Listening to Toto Wolff talk about Lewis Hamilton’s departure from the team at the end of the 2024 Formula 1 season has given us a bit more background, allowing us to delve a little deeper into Hamilton’s decision.
It’s now clear that Ferrari was able to offer Hamilton a longer-term commitment than Mercedes, which agreed a two-year deal with the second year as an option (a 1 + 1).
"We're big boys,” said Wolff. “We knew that signing a short-term contract could be of benefit for both sides. We couldn’t commit for a longer period. We knew it could be a year, it could be two.
"We shared the opinion, when we decided to sign a short-term contract, that there may be opportunities for him and for us - and therefore maybe also one of the considerations was the opportunity to sign a longer-term contract with Ferrari, give it a really big go at the end of his career.”
Couple this with Wolff’s response about who might replace Hamilton: “I am really looking forward to taking the right decisions for the team, together with my colleagues, in who is going to be in the seat next year. And... you know, maybe it's a chance to do something bold.”
That something bold would not be any of the existing F1 drivers set to be out of contract – Carlos Sainz, Fernando Alonso and Alex Albon being the obvious ‘safe’ candidates – but it might very well be Mercedes’ junior driver Andrea Kimi Antonelli, 17 years old and yet to make his Formula 2 debut.
Let’s just suppose that when Wolff and Hamilton were discussing their contract that Wolff had revealed that the long-term plan was to place Antonelli at Williams for a year or two and then if all went well to bring him into the main team?
As a way of future-proofing. Hamilton’s 1+1 would dovetail in with this nicely. We don’t know if Wolff did discuss this scenario, of course. But he and Hamilton are close, have achieved so much together, that it would be quite in character for such an open discussion to have taken place between them.
Let’s then imagine what Hamilton’s thought processes may have been if he had indeed received that information from his boss and friend. It would have been totally logical if he had pondered: ‘I may as well leave after year one, as that’s my final chance of the Ferrari gig – and there may not be anything for me here in ’26.’
So in nudging Hamilton towards retirement, might Wolff have instead nudged him early into leaving for one of Mercedes' key rivals?
That would have been a perfectly logical platform for Hamilton to open or deepen discussions with Ferrari. But that’s not to underestimate the great emotional appeal of driving for the sport’s most revered team – something he’s talked of in the past – nor that of the excitement of changing the scenery and throwing himself into a massive new challenge.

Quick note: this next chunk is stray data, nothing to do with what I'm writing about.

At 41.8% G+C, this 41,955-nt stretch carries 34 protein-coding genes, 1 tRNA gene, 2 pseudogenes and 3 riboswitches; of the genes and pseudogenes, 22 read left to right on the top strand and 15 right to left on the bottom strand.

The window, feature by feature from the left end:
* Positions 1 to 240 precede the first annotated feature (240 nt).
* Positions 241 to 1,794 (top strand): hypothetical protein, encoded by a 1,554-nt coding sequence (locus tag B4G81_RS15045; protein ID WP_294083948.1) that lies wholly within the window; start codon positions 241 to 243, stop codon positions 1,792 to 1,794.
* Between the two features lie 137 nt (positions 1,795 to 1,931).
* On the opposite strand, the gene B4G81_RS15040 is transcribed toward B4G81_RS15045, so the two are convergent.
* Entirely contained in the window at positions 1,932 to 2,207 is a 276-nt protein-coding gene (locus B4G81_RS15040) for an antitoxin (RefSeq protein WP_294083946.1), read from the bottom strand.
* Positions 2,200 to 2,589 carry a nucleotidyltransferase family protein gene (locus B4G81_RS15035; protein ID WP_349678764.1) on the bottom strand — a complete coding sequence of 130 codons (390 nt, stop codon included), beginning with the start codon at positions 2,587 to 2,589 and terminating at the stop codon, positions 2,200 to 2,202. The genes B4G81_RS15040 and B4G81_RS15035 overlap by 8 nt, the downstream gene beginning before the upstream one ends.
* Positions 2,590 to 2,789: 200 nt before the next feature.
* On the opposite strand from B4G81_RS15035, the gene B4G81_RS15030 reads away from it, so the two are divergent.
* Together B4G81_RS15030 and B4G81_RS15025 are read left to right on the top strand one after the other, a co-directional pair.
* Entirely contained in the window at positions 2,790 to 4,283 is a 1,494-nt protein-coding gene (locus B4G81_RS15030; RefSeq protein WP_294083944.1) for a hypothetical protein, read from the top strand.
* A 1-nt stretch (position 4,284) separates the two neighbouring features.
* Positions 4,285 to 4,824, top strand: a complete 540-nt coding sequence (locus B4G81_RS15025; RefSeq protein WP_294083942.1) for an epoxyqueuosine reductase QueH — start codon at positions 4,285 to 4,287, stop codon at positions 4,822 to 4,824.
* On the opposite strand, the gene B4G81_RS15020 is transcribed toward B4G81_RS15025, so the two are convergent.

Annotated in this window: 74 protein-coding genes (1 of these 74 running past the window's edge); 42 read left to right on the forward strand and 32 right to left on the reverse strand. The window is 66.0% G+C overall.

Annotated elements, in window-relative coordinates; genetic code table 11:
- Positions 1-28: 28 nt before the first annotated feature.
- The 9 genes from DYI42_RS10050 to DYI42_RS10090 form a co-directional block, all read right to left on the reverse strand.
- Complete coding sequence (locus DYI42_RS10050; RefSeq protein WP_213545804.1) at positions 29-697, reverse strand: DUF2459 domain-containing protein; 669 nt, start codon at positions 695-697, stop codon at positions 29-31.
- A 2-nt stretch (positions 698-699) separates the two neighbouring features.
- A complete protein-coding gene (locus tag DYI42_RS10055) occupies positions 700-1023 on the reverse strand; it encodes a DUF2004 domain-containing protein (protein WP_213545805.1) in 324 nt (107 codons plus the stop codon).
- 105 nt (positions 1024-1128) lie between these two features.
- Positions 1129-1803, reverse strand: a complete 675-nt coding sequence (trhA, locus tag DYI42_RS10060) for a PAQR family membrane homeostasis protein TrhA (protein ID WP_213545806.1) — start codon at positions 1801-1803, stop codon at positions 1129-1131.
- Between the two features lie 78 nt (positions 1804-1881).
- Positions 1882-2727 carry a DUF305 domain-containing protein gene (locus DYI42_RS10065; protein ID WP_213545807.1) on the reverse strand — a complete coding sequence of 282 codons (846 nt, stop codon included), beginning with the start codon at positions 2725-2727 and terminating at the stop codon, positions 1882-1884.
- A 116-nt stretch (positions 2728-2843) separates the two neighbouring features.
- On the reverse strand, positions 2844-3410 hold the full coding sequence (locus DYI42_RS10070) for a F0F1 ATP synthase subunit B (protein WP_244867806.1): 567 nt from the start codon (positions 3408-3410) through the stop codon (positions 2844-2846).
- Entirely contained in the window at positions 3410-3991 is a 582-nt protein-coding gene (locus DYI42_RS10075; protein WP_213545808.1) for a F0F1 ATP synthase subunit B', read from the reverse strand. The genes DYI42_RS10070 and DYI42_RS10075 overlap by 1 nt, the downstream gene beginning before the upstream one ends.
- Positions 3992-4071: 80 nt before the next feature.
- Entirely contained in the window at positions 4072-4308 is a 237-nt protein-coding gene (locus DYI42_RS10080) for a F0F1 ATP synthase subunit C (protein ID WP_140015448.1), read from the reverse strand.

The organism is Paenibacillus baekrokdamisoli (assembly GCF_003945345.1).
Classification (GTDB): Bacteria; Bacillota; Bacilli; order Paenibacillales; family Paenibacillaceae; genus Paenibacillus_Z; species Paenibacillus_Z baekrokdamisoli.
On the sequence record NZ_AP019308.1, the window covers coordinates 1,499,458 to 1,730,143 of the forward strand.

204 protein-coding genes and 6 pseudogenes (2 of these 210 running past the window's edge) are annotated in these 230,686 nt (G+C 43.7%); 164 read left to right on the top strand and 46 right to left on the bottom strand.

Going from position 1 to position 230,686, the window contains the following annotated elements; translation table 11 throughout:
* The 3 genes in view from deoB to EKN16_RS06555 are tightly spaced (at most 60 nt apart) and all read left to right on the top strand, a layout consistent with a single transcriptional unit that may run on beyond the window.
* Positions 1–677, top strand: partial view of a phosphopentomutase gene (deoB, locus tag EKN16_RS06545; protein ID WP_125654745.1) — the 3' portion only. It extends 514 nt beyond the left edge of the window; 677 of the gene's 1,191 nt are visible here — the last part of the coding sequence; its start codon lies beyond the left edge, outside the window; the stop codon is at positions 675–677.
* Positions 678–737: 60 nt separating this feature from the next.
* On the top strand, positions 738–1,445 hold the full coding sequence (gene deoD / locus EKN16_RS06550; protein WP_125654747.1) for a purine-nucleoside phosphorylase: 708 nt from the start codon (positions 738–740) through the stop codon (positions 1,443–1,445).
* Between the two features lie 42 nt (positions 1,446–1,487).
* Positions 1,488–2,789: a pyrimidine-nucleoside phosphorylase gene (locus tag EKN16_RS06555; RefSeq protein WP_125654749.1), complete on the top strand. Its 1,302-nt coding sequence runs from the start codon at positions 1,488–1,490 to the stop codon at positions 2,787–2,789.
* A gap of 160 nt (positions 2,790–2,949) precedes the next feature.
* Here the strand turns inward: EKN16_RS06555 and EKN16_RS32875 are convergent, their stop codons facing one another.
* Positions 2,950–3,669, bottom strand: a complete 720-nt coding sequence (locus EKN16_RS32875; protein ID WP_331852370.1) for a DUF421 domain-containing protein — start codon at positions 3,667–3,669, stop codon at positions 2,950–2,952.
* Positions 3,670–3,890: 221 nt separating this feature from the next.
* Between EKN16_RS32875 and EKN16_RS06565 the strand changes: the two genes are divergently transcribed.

When we interviewed him in Abu Dhabi at the end of last season, I asked if the prospect of bouncing back into winning with Mercedes was as exciting a prospect as joining Mercedes from McLaren had been.
His answer was illuminating, especially in hindsight. “When I moved, there was an excitement. We expected it to be difficult to start off with because they hadn’t had a lot of success so there was just raw excitement, a new person on the team, getting into the nitty-gritty with everyone and building relationships. That was a different kind of excitement. This time we have known each other for years.”
He also lamented that: “It’s a lot of pressure, being scrutinised all the time, and I’m in a place in my life where there’s no way I can win. If I win a race it’s, ‘Oh he’s a seven-time world champion, with 103 wins’. If I don’t do well it’s [a big deal]. I can only lose at this point in life.”
Unless of course, he changes the picture dramatically and opts to take on a massive new challenge. His emotions might then be looking for a way to make logical sense out of what his heart was telling him to do. And Toto’s reasoning about the future Mercedes plans may have provided exactly that.
Hamilton being Hamilton, sometime in the future he will probably let us know whether it happened like that. Then we can tell you. Until then, this theory is the best fit with what both have said.